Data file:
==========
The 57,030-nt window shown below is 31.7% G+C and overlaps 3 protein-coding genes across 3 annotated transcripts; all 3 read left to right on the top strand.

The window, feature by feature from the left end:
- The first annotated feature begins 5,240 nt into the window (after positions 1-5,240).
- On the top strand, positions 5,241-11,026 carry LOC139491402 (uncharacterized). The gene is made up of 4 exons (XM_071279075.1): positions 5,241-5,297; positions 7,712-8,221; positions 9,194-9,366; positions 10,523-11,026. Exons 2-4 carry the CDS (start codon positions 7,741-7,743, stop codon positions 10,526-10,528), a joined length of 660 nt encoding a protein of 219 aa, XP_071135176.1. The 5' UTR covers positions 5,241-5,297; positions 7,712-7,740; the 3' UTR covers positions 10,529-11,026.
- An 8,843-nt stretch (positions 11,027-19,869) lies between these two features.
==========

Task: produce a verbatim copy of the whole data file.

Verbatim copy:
The 57,030-nt window shown below is 31.7% G+C and overlaps 3 protein-coding genes across 3 annotated transcripts; all 3 read left to right on the top strand.

The window, feature by feature from the left end:
- The first annotated feature begins 5,240 nt into the window (after positions 1-5,240).
- On the top strand, positions 5,241-11,026 carry LOC139491402 (uncharacterized). The gene is made up of 4 exons (XM_071279075.1): positions 5,241-5,297; positions 7,712-8,221; positions 9,194-9,366; positions 10,523-11,026. Exons 2-4 carry the CDS (start codon positions 7,741-7,743, stop codon positions 10,526-10,528), a joined length of 660 nt encoding a protein of 219 aa, XP_071135176.1. The 5' UTR covers positions 5,241-5,297; positions 7,712-7,740; the 3' UTR covers positions 10,529-11,026.
- An 8,843-nt stretch (positions 11,027-19,869) lies between these two features.